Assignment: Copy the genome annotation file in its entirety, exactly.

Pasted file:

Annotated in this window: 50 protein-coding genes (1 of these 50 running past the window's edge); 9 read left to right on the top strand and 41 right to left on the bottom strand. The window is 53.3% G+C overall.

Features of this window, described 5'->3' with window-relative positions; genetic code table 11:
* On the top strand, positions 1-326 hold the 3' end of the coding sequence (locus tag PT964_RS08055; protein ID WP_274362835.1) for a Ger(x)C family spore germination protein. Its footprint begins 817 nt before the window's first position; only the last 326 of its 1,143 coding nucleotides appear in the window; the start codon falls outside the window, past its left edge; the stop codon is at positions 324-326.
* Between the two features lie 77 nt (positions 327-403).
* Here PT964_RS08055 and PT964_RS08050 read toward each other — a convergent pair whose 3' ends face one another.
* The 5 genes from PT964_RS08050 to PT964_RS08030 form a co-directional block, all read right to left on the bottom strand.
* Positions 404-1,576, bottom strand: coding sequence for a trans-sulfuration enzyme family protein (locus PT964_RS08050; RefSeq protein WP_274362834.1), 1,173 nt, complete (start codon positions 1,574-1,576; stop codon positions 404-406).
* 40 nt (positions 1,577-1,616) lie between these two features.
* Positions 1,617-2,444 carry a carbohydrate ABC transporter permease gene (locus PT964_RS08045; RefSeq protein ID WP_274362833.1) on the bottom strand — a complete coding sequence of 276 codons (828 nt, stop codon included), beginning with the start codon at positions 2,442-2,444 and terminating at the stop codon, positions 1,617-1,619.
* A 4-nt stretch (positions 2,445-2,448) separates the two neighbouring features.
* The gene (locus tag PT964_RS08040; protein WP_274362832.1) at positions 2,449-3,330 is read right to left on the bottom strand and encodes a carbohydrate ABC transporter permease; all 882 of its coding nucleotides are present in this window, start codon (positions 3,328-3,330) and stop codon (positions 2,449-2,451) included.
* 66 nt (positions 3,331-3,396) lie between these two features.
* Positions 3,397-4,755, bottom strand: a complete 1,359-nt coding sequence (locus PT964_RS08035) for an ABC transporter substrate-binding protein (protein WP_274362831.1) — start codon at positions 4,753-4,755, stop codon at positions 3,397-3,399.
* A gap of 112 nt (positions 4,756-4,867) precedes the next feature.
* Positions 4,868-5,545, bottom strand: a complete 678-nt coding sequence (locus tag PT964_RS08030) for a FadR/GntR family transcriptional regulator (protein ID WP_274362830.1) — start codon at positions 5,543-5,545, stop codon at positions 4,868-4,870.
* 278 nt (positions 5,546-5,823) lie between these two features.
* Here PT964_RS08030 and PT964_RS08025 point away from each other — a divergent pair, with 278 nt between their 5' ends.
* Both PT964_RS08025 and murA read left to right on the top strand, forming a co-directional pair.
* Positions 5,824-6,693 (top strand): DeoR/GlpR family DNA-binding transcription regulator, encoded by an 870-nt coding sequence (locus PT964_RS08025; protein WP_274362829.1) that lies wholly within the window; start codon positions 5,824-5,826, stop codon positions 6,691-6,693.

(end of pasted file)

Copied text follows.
Annotated in this window: 50 protein-coding genes (1 of these 50 running past the window's edge); 9 read left to right on the top strand and 41 right to left on the bottom strand. The window is 53.3% G+C overall.

Features of this window, described 5'->3' with window-relative positions; genetic code table 11:
* On the top strand, positions 1-326 hold the 3' end of the coding sequence (locus tag PT964_RS08055; protein ID WP_274362835.1) for a Ger(x)C family spore germination protein. Its footprint begins 817 nt before the window's first position; only the last 326 of its 1,143 coding nucleotides appear in the window; the start codon falls outside the window, past its left edge; the stop codon is at positions 324-326.
* Between the two features lie 77 nt (positions 327-403).
* Here PT964_RS08055 and PT964_RS08050 read toward each other — a convergent pair whose 3' ends face one another.
* The 5 genes from PT964_RS08050 to PT964_RS08030 form a co-directional block, all read right to left on the bottom strand.
* Positions 404-1,576, bottom strand: coding sequence for a trans-sulfuration enzyme family protein (locus PT964_RS08050; RefSeq protein WP_274362834.1), 1,173 nt, complete (start codon positions 1,574-1,576; stop codon positions 404-406).
* 40 nt (positions 1,577-1,616) lie between these two features.
* Positions 1,617-2,444 carry a carbohydrate ABC transporter permease gene (locus PT964_RS08045; RefSeq protein ID WP_274362833.1) on the bottom strand — a complete coding sequence of 276 codons (828 nt, stop codon included), beginning with the start codon at positions 2,442-2,444 and terminating at the stop codon, positions 1,617-1,619.
* A 4-nt stretch (positions 2,445-2,448) separates the two neighbouring features.
* The gene (locus tag PT964_RS08040; protein WP_274362832.1) at positions 2,449-3,330 is read right to left on the bottom strand and encodes a carbohydrate ABC transporter permease; all 882 of its coding nucleotides are present in this window, start codon (positions 3,328-3,330) and stop codon (positions 2,449-2,451) included.
* 66 nt (positions 3,331-3,396) lie between these two features.
* Positions 3,397-4,755, bottom strand: a complete 1,359-nt coding sequence (locus PT964_RS08035) for an ABC transporter substrate-binding protein (protein WP_274362831.1) — start codon at positions 4,753-4,755, stop codon at positions 3,397-3,399.
* A gap of 112 nt (positions 4,756-4,867) precedes the next feature.
* Positions 4,868-5,545, bottom strand: a complete 678-nt coding sequence (locus tag PT964_RS08030) for a FadR/GntR family transcriptional regulator (protein ID WP_274362830.1) — start codon at positions 5,543-5,545, stop codon at positions 4,868-4,870.
* 278 nt (positions 5,546-5,823) lie between these two features.
* Here PT964_RS08030 and PT964_RS08025 point away from each other — a divergent pair, with 278 nt between their 5' ends.
* Both PT964_RS08025 and murA read left to right on the top strand, forming a co-directional pair.
* Positions 5,824-6,693 (top strand): DeoR/GlpR family DNA-binding transcription regulator, encoded by an 870-nt coding sequence (locus PT964_RS08025; protein WP_274362829.1) that lies wholly within the window; start codon positions 5,824-5,826, stop codon positions 6,691-6,693.